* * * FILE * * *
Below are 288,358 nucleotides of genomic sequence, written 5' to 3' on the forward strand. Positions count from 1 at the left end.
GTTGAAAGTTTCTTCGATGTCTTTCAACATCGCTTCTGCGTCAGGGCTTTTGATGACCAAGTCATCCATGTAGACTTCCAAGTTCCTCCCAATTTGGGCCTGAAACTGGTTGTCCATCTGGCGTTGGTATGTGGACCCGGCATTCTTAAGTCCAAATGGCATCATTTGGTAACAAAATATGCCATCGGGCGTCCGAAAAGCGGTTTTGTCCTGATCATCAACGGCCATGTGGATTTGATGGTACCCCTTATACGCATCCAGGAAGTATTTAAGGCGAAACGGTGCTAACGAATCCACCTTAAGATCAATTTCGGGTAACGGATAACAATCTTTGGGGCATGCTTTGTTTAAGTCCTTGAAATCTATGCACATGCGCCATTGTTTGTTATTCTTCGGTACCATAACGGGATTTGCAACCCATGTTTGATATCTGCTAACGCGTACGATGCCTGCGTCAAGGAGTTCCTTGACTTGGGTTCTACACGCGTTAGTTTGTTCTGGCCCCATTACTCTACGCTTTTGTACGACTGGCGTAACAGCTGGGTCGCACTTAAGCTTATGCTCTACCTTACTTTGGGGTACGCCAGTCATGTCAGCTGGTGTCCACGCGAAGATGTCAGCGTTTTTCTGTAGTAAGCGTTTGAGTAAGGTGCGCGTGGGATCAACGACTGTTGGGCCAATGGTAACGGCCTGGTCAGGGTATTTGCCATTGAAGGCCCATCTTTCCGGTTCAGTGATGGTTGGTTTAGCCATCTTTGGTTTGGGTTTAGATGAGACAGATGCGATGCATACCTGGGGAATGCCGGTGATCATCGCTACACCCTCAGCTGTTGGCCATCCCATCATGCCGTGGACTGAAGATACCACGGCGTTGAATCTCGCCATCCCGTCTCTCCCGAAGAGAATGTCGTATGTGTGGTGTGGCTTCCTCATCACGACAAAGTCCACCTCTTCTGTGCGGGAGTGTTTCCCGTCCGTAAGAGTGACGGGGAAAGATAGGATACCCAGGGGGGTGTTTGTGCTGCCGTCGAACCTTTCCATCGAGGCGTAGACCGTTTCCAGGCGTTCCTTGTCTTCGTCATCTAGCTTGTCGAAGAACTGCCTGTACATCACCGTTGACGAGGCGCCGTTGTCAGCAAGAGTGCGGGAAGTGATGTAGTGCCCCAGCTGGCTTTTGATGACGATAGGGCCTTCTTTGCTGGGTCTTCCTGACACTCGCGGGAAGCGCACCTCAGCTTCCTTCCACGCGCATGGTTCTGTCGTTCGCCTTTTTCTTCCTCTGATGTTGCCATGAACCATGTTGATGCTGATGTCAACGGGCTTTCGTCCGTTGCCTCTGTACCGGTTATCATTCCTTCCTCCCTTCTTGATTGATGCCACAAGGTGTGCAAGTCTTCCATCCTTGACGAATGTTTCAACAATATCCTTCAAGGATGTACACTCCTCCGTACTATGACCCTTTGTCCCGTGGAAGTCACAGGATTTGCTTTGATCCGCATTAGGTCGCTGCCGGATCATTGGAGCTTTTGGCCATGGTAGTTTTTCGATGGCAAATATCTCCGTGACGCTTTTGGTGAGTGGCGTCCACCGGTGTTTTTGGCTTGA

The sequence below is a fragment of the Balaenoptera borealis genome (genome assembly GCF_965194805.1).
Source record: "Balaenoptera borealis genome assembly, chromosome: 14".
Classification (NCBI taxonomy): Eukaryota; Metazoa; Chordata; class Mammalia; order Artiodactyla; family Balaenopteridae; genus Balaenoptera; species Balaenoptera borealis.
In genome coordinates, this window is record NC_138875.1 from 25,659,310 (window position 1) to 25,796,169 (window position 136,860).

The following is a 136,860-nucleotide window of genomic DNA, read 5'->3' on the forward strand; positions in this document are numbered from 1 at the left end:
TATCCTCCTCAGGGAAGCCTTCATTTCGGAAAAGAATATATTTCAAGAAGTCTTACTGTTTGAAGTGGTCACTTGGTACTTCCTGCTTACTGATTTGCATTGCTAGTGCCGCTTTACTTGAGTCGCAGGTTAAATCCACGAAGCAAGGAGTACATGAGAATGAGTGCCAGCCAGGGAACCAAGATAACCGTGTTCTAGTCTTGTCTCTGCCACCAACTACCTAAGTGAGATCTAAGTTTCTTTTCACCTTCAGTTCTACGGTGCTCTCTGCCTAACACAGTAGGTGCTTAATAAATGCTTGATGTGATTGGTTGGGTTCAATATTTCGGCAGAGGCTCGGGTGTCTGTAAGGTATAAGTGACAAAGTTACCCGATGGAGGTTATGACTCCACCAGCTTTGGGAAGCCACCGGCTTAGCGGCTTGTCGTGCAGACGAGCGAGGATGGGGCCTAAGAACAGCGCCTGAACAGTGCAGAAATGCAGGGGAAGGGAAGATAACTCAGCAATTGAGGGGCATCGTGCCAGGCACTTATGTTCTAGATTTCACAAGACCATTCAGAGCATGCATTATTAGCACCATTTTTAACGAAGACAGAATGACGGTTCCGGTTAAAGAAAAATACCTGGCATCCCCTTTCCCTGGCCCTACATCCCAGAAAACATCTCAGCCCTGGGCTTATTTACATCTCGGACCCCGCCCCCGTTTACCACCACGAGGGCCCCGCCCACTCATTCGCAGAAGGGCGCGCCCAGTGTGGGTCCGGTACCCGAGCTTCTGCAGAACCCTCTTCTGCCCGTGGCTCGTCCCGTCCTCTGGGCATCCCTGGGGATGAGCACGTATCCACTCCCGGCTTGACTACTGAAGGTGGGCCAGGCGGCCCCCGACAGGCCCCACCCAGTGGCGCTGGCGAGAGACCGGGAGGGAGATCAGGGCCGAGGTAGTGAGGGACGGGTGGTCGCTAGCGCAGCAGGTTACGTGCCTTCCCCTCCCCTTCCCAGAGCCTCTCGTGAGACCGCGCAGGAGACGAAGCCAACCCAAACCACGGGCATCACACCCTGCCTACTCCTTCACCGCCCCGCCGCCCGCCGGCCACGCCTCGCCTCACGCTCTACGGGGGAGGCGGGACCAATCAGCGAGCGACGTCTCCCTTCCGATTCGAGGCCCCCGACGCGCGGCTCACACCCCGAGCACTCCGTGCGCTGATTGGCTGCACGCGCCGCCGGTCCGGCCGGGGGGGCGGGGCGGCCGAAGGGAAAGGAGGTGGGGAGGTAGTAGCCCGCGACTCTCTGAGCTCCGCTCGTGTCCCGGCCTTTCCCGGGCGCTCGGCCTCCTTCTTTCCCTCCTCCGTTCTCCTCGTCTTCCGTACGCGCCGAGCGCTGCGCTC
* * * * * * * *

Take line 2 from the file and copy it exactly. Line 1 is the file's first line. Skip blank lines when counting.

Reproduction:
GTTGAAAGTTTCTTCGATGTCTTTCAACATCGCTTCTGCGTCAGGGCTTTTGATGACCAAGTCATCCATGTAGACTTCCAAGTTCCTCCCAATTTGGGCCTGAAACTGGTTGTCCATCTGGCGTTGGTATGTGGACCCGGCATTCTTAAGTCCAAATGGCATCATTTGGTAACAAAATATGCCATCGGGCGTCCGAAAAGCGGTTTTGTCCTGATCATCAACGGCCATGTGGATTTGATGGTACCCCTTATACGCATCCAGGAAGTATTTAAGGCGAAACGGTGCTAACGAATCCACCTTAAGATCAATTTCGGGTAACGGATAACAATCTTTGGGGCATGCTTTGTTTAAGTCCTTGAAATCTATGCACATGCGCCATTGTTTGTTATTCTTCGGTACCATAACGGGATTTGCAACCCATGTTTGATATCTGCTAACGCGTACGATGCCTGCGTCAAGGAGTTCCTTGACTTGGGTTCTACACGCGTTAGTTTGTTCTGGCCCCATTACTCTACGCTTTTGTACGACTGGCGTAACAGCTGGGTCGCACTTAAGCTTATGCTCTACCTTACTTTGGGGTACGCCAGTCATGTCAGCTGGTGTCCACGCGAAGATGTCAGCGTTTTTCTGTAGTAAGCGTTTGAGTAAGGTGCGCGTGGGATCAACGACTGTTGGGCCAATGGTAACGGCCTGGTCAGGGTATTTGCCATTGAAGGCCCATCTTTCCGGTTCAGTGATGGTTGGTTTAGCCATCTTTGGTTTGGGTTTAGATGAGACAGATGCGATGCATACCTGGGGAATGCCGGTGATCATCGCTACACCCTCAGCTGTTGGCCATCCCATCATGCCGTGGACTGAAGATACCACGGCGTTGAATCTCGCCATCCCGTCTCTCCCGAAGAGAATGTCGTATGTGTGGTGTGGCTTCCTCATCACGACAAAGTCCACCTCTTCTGTGCGGGAGTGTTTCCCGTCCGTAAGAGTGACGGGGAAAGATAGGATACCCAGGGGGGTGTTTGTGCTGCCGTCGAACCTTTCCATCGAGGCGTAGACCGTTTCCAGGCGTTCCTTGTCTTCGTCATCTAGCTTGTCGAAGAACTGCCTGTACATCACCGTTGACGAGGCGCCGTTGTCAGCAAGAGTGCGGGAAGTGATGTAGTGCCCCAGCTGGCTTTTGATGACGATAGGGCCTTCTTTGCTGGGTCTTCCTGACACTCGCGGGAAGCGCACCTCAGCTTCCTTCCACGCGCATGGTTCTGTCGTTCGCCTTTTTCTTCCTCTGATGTTGCCATGAACCATGTTGATGCTGATGTCAACGGGCTTTCGTCCGTTGCCTCTGTACCGGTTATCATTCCTTCCTCCCTTCTTGATTGATGCCACAAGGTGTGCAAGTCTTCCATCCTTGACGAATGTTTCAACAATATCCTTCAAGGATGTACACTCCTCCGTACTATGACCCTTTGTCCCGTGGAAGTCACAGGATTTGCTTTGATCCGCATTAGGTCGCTGCCGGATCATTGGAGCTTTTGGCCATGGTAGTTTTTCGATGGCAAATATCTCCGTGACGCTTTTGGTGAGTGGCGTCCACCGGTGTTTTTGGCTTGA